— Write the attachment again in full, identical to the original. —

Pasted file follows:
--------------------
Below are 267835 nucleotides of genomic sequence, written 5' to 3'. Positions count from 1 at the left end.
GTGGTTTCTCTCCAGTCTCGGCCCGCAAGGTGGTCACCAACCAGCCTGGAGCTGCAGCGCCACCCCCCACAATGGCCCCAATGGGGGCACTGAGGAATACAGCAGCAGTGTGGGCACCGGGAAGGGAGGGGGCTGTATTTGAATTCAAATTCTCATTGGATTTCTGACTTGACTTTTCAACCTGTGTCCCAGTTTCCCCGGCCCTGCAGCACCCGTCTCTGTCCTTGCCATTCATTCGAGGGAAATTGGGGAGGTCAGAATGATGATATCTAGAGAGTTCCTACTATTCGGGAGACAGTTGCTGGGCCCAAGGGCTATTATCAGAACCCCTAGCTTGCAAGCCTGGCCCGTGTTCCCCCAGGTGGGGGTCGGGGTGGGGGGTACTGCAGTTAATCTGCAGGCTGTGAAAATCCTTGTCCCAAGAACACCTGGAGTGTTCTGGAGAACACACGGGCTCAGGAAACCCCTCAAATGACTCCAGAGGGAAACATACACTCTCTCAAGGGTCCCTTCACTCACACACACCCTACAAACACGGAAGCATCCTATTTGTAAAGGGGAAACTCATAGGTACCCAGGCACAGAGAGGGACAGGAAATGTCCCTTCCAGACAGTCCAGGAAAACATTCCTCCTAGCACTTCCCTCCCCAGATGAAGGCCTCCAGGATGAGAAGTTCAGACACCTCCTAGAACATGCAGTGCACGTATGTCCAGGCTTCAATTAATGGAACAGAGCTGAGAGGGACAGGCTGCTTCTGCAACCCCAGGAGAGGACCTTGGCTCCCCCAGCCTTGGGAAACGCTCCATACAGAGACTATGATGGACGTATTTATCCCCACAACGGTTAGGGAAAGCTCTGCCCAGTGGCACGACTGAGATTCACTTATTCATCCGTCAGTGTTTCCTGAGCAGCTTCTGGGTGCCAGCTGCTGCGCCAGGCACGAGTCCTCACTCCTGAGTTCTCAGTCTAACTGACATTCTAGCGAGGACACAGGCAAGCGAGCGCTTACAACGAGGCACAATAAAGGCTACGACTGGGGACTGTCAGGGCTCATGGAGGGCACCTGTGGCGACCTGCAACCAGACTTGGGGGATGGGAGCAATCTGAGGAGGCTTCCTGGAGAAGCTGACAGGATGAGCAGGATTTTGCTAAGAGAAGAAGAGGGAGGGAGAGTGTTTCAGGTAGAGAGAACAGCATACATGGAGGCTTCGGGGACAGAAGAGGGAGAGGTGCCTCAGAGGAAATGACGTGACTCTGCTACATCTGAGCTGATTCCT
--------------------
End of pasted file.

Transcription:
Below are 267835 nucleotides of genomic sequence, written 5' to 3'. Positions count from 1 at the left end.
GTGGTTTCTCTCCAGTCTCGGCCCGCAAGGTGGTCACCAACCAGCCTGGAGCTGCAGCGCCACCCCCCACAATGGCCCCAATGGGGGCACTGAGGAATACAGCAGCAGTGTGGGCACCGGGAAGGGAGGGGGCTGTATTTGAATTCAAATTCTCATTGGATTTCTGACTTGACTTTTCAACCTGTGTCCCAGTTTCCCCGGCCCTGCAGCACCCGTCTCTGTCCTTGCCATTCATTCGAGGGAAATTGGGGAGGTCAGAATGATGATATCTAGAGAGTTCCTACTATTCGGGAGACAGTTGCTGGGCCCAAGGGCTATTATCAGAACCCCTAGCTTGCAAGCCTGGCCCGTGTTCCCCCAGGTGGGGGTCGGGGTGGGGGGTACTGCAGTTAATCTGCAGGCTGTGAAAATCCTTGTCCCAAGAACACCTGGAGTGTTCTGGAGAACACACGGGCTCAGGAAACCCCTCAAATGACTCCAGAGGGAAACATACACTCTCTCAAGGGTCCCTTCACTCACACACACCCTACAAACACGGAAGCATCCTATTTGTAAAGGGGAAACTCATAGGTACCCAGGCACAGAGAGGGACAGGAAATGTCCCTTCCAGACAGTCCAGGAAAACATTCCTCCTAGCACTTCCCTCCCCAGATGAAGGCCTCCAGGATGAGAAGTTCAGACACCTCCTAGAACATGCAGTGCACGTATGTCCAGGCTTCAATTAATGGAACAGAGCTGAGAGGGACAGGCTGCTTCTGCAACCCCAGGAGAGGACCTTGGCTCCCCCAGCCTTGGGAAACGCTCCATACAGAGACTATGATGGACGTATTTATCCCCACAACGGTTAGGGAAAGCTCTGCCCAGTGGCACGACTGAGATTCACTTATTCATCCGTCAGTGTTTCCTGAGCAGCTTCTGGGTGCCAGCTGCTGCGCCAGGCACGAGTCCTCACTCCTGAGTTCTCAGTCTAACTGACATTCTAGCGAGGACACAGGCAAGCGAGCGCTTACAACGAGGCACAATAAAGGCTACGACTGGGGACTGTCAGGGCTCATGGAGGGCACCTGTGGCGACCTGCAACCAGACTTGGGGGATGGGAGCAATCTGAGGAGGCTTCCTGGAGAAGCTGACAGGATGAGCAGGATTTTGCTAAGAGAAGAAGAGGGAGGGAGAGTGTTTCAGGTAGAGAGAACAGCATACATGGAGGCTTCGGGGACAGAAGAGGGAGAGGTGCCTCAGAGGAAATGACGTGACTCTGCTACATCTGAGCTGATTCCT